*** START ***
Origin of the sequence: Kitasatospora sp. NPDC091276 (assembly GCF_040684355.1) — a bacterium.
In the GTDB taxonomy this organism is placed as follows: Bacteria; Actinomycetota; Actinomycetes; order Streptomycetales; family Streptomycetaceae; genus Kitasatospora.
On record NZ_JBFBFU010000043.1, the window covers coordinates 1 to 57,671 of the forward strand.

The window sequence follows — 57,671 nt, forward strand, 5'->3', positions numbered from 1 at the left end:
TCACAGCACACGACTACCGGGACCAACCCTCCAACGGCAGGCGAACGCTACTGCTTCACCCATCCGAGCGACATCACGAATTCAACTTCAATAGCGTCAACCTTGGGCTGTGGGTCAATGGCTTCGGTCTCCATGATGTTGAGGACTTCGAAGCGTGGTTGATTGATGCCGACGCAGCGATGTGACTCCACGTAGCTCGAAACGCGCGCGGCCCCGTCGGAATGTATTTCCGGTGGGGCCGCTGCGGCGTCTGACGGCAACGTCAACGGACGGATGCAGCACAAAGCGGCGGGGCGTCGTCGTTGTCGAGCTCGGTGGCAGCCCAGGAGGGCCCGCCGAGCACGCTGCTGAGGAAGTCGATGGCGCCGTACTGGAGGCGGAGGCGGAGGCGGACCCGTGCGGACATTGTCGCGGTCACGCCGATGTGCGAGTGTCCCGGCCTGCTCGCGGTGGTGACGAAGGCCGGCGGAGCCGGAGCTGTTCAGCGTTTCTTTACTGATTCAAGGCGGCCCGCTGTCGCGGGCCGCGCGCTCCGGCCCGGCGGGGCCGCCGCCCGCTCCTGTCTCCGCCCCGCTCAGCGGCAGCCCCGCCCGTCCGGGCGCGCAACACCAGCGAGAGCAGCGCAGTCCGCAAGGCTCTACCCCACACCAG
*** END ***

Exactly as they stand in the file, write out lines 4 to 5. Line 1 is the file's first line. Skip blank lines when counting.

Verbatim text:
The window sequence follows — 57,671 nt, forward strand, 5'->3', positions numbered from 1 at the left end:
TCACAGCACACGACTACCGGGACCAACCCTCCAACGGCAGGCGAACGCTACTGCTTCACCCATCCGAGCGACATCACGAATTCAACTTCAATAGCGTCAACCTTGGGCTGTGGGTCAATGGCTTCGGTCTCCATGATGTTGAGGACTTCGAAGCGTGGTTGATTGATGCCGACGCAGCGATGTGACTCCACGTAGCTCGAAACGCGCGCGGCCCCGTCGGAATGTATTTCCGGTGGGGCCGCTGCGGCGTCTGACGGCAACGTCAACGGACGGATGCAGCACAAAGCGGCGGGGCGTCGTCGTTGTCGAGCTCGGTGGCAGCCCAGGAGGGCCCGCCGAGCACGCTGCTGAGGAAGTCGATGGCGCCGTACTGGAGGCGGAGGCGGAGGCGGACCCGTGCGGACATTGTCGCGGTCACGCCGATGTGCGAGTGTCCCGGCCTGCTCGCGGTGGTGACGAAGGCCGGCGGAGCCGGAGCTGTTCAGCGTTTCTTTACTGATTCAAGGCGGCCCGCTGTCGCGGGCCGCGCGCTCCGGCCCGGCGGGGCCGCCGCCCGCTCCTGTCTCCGCCCCGCTCAGCGGCAGCCCCGCCCGTCCGGGCGCGCAACACCAGCGAGAGCAGCGCAGTCCGCAAGGCTCTACCCCACACCAG